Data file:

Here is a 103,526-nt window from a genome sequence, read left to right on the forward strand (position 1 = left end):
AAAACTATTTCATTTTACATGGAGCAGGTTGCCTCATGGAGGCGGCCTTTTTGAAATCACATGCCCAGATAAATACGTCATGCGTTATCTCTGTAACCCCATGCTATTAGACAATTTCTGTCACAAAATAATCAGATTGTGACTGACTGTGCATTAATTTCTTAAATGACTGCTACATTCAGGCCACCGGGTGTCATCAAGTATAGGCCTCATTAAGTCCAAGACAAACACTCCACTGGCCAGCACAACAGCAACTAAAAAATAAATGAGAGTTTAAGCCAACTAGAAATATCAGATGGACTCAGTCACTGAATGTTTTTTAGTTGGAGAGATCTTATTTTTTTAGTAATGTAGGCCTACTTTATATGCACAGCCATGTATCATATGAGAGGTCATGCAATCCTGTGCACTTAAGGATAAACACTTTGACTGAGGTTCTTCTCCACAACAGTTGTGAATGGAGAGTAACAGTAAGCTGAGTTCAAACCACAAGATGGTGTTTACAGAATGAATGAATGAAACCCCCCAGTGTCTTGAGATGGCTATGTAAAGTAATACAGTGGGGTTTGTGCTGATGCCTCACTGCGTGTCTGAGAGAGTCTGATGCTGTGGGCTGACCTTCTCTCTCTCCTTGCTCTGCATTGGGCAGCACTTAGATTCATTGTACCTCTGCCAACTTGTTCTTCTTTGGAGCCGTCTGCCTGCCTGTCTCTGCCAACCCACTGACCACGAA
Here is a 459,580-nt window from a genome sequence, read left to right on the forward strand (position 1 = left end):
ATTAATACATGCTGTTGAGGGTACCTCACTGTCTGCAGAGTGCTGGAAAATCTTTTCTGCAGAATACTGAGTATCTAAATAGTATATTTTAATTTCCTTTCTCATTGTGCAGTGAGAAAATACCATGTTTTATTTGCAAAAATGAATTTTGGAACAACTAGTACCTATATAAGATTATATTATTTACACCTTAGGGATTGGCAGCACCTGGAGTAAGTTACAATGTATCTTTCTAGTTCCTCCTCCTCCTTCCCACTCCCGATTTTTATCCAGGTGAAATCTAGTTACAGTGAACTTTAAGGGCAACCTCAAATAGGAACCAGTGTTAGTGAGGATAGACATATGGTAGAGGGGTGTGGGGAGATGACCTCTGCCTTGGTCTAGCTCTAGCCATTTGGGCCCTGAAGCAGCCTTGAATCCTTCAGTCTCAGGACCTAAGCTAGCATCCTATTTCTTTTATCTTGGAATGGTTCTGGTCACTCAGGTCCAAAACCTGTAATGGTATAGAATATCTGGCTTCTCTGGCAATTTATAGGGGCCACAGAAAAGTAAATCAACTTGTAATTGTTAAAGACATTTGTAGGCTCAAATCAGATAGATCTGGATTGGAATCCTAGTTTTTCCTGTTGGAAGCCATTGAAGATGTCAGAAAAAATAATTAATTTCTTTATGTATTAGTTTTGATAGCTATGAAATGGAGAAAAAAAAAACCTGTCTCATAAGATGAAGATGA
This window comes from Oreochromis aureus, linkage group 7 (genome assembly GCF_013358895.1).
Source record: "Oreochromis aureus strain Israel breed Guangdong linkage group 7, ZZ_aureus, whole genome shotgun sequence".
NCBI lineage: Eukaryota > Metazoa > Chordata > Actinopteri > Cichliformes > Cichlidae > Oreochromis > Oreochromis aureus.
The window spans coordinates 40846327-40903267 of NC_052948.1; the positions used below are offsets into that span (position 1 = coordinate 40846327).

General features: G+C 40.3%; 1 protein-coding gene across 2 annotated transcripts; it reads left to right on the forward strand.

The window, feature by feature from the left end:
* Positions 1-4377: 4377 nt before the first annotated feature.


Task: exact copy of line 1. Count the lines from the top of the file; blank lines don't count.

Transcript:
Here is a 103,526-nt window from a genome sequence, read left to right on the forward strand (position 1 = left end):